Adolescents are known to be moody and irritable, and suffer mood swings frequently. Most parents with children about to hit their teenage years look toward these struggles with anxiety and apprehension. For teenagers to appear temperamental and seem to be on an emotional roller-coaster is natural, but teenage depression symptoms is a very different and far more serious problem. It is only recently that depression in adolescents has been recognised as a condition, and it is known to afflict more teenagers than recorded. With approximately only 20% of teens with depression being treated, there are many adolescents who are left to deal with this on their own.
Teens with Depression
Depression in adolescents is caused by a combination of factors. It could be a physical cause, such as the hormone spurt that the teen is experiencing, as well as the stressful process of physical and emotional maturation. It could also be a situational cause, triggered by events or feelings from the environment or life that the teen is experiencing. Family conflict, struggles with parents to assert oneself, break-ups or sexual misadventures, failure at school or feelings of being isolated, or death of a friend or loves one can all cause teenage depression symptoms. Depression in adolescents is treatable, but in some cases can continue into adult years.
Risk Factors for Depression in Adolescents
- Children from broken homes due to death or divorce
- Care giving that is irregular or negative
- Victims of physical or sexual child abuse
- Children with a family history of depression
- Inability to interact socially
- Adolescents with low self-esteem or self-loathing
- Adolescents with negative body image
- Teens who indulge in substance abuse
Recognizing Teenage Depression Symptoms
While girls are more susceptible to teenage depression symptoms than boys, the concern is that depression in adolescents is hard to diagnose. Most parents or caregivers assume that ‘teenagers are just being teenagers’ when they display signs such as irritability, anger, withdrawal from family, sleeping late in the mornings and staying up late at night. However, as an alert parent or caregiver, distinguishing between teens with depression and normal teenagers on a bad day can make all the difference.
- Changes in behavior : Changes in sleeping patterns, daytime sleepiness, and loss or increase of appetite can be teenage depression symptoms. Other behavior such as missing school, shoplifting, indulging in criminal activity, or deliberately defying instructions can indicate depression.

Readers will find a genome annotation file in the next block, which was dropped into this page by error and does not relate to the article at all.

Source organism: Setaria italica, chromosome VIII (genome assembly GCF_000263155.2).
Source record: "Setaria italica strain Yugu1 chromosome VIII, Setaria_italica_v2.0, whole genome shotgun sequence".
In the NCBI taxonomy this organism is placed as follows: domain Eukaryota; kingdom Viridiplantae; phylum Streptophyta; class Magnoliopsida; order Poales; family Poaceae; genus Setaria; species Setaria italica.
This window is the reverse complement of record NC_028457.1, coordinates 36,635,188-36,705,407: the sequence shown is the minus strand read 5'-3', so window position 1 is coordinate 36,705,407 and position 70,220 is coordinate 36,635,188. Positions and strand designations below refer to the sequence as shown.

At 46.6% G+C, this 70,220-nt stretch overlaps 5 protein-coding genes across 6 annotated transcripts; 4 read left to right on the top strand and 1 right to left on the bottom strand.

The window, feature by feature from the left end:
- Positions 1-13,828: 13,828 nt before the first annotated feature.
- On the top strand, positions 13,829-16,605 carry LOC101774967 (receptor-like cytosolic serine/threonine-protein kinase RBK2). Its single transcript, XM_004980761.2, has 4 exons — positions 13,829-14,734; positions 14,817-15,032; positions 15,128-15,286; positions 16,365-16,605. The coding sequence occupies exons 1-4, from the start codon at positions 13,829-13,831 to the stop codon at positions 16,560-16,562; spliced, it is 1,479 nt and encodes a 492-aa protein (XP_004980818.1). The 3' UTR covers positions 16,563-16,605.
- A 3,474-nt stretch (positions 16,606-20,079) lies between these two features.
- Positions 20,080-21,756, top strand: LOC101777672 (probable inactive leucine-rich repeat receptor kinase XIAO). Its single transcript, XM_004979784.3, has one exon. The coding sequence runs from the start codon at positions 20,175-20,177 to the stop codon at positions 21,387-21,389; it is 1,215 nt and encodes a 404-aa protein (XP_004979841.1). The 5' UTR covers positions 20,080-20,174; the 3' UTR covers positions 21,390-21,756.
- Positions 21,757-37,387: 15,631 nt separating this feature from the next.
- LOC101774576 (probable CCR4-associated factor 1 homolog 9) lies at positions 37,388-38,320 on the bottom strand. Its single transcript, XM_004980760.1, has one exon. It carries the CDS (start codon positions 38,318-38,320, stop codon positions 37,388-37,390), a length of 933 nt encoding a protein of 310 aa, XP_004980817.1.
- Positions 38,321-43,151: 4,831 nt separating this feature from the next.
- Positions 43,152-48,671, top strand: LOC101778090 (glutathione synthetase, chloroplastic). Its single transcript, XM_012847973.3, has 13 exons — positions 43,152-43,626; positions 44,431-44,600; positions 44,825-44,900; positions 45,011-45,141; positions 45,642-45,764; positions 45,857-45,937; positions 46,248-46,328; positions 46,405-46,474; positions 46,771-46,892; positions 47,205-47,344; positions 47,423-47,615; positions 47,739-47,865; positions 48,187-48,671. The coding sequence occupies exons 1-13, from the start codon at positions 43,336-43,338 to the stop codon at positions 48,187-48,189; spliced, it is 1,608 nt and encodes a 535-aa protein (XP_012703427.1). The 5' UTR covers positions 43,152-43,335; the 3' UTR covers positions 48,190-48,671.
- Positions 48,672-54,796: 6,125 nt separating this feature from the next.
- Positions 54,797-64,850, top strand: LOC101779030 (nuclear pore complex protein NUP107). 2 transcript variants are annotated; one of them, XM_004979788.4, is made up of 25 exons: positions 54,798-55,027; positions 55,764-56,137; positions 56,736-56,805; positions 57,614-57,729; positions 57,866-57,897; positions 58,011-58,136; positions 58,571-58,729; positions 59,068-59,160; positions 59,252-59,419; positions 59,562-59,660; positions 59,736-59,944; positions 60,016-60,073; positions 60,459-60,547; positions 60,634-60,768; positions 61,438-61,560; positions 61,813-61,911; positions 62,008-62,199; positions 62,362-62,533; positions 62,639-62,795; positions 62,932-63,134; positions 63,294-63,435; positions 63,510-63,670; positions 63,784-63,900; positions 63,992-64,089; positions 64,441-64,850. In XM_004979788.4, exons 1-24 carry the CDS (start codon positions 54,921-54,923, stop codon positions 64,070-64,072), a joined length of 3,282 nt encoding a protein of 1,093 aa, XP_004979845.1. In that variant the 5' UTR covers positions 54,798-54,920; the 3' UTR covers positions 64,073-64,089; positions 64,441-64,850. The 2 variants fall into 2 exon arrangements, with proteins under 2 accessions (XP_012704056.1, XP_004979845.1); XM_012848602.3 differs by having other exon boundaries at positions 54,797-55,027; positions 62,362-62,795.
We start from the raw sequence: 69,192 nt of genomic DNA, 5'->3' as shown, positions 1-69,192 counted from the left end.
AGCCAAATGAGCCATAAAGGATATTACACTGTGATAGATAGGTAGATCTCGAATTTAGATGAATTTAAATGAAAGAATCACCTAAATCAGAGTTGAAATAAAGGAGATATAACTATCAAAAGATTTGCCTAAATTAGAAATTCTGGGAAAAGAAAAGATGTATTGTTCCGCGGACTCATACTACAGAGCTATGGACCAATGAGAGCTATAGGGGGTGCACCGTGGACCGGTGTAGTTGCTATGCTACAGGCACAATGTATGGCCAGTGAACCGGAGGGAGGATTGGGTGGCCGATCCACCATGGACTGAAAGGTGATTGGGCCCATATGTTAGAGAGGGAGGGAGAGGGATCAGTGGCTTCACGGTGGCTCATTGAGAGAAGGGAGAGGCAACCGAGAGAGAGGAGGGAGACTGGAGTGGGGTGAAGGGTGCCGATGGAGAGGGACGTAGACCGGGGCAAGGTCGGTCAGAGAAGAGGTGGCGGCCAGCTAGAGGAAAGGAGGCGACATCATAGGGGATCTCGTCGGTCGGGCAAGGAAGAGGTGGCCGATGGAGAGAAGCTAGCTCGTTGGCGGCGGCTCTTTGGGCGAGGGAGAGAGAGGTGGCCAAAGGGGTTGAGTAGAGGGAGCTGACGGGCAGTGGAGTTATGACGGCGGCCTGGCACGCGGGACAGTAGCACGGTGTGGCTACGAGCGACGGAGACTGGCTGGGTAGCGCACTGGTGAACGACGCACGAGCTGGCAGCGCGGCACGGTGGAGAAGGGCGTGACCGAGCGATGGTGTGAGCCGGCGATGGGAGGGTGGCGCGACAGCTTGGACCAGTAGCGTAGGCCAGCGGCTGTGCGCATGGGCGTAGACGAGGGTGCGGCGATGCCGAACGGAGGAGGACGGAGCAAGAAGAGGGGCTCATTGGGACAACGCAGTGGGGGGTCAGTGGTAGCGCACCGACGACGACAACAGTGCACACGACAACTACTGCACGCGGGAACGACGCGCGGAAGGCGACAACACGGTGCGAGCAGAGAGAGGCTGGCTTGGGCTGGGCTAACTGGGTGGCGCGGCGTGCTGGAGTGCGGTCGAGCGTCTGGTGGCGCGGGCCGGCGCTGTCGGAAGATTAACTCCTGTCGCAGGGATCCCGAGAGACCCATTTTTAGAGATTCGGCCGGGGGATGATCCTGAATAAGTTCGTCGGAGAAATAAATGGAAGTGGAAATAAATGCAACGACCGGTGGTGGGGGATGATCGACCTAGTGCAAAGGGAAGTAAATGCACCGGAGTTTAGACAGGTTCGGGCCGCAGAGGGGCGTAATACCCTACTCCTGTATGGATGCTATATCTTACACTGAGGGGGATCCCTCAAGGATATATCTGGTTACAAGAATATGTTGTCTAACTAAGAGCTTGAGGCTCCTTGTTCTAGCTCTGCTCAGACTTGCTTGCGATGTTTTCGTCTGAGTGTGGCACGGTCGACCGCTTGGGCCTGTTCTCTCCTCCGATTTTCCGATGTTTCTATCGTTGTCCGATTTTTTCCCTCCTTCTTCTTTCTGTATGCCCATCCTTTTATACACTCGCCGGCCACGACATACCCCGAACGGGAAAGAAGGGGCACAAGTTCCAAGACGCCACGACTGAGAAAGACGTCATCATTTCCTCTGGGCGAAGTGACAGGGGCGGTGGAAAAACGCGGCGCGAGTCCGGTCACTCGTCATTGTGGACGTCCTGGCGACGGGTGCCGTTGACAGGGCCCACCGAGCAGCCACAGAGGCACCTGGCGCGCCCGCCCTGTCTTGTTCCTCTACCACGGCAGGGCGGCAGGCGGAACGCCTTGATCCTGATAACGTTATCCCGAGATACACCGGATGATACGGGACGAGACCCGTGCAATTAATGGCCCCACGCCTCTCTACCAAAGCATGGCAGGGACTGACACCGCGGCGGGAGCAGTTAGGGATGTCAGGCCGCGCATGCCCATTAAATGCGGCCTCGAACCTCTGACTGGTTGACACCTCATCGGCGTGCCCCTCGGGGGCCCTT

- Mood swings : Teens with depression will seem irritable, will often cry for no apparent reason, will be more forgetful than normal, and may even have problems concentrating or making decisions.
- Social signs : Depression in adolescents often causes them to withdraw from family members and sometimes friends, choosing to spend time with a different set of peers or only one friend. They become less interested in activities, especially family activities, and could spend a lot of time alone.
- Self-image : Depression is caused by or could result in a low sense of self-esteem, as well as feelings of worthlessness. Teens with depression often say things like “What’s the point of it all?” or “It makes no difference”.
- Thoughts of death : Depression in adolescents can sometimes lead to thoughts of suicide or homicide. It could also lead teenagers to worry about death of their family or loved ones. This is one of the most serious teenage depression symptoms and should not be ignored.
Normal Behavior & Teenage Depression: Knowing the Difference
Deciding if teenage depression symptoms are normal teenage behavior or medical symptoms is difficult because it is also the natural behavioral tendencies of adolescents around the world. However, it pays to ask the following questions to decide if your child or ward suffers from depression in adolescents.
- Does this behavior differ greatly from the norm?
- How long has this been going on?
- How severe are the symptoms?
- Are there any signs of substance abuse?
- Are there signs of eating disorders?
- Are there signs of self-injury (cutting, burning, hair pulling)?
Adolescents with long-lasting behavior that is a dramatic change from the usual behavior are likely to be depressed. Complaints of headaches and stomach aches are also a common sign, especially if there is no medical or physical reason for the ailment.
- Depression in Children & Adolescents – National Institute of Mental Health
- Adolescent Depression – University of Maryland Medical Center